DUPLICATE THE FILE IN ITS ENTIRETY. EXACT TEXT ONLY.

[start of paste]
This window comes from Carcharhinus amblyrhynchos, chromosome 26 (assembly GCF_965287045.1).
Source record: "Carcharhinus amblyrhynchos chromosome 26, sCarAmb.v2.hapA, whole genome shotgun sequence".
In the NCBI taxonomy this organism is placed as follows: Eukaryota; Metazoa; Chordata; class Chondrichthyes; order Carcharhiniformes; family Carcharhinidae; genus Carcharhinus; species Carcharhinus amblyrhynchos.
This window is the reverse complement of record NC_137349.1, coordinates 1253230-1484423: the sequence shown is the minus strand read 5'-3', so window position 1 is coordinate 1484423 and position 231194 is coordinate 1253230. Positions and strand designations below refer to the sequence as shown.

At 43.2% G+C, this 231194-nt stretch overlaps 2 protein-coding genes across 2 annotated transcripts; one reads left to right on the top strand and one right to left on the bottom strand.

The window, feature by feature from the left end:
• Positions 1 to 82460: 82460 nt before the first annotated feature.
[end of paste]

This window comes from Carcharhinus amblyrhynchos, chromosome 26 (assembly GCF_965287045.1).
Source record: "Carcharhinus amblyrhynchos chromosome 26, sCarAmb.v2.hapA, whole genome shotgun sequence".
In the NCBI taxonomy this organism is placed as follows: Eukaryota; Metazoa; Chordata; class Chondrichthyes; order Carcharhiniformes; family Carcharhinidae; genus Carcharhinus; species Carcharhinus amblyrhynchos.
This window is the reverse complement of record NC_137349.1, coordinates 1253230-1484423: the sequence shown is the minus strand read 5'-3', so window position 1 is coordinate 1484423 and position 231194 is coordinate 1253230. Positions and strand designations below refer to the sequence as shown.

At 43.2% G+C, this 231194-nt stretch overlaps 2 protein-coding genes across 2 annotated transcripts; one reads left to right on the top strand and one right to left on the bottom strand.

The window, feature by feature from the left end:
• Positions 1 to 82460: 82460 nt before the first annotated feature.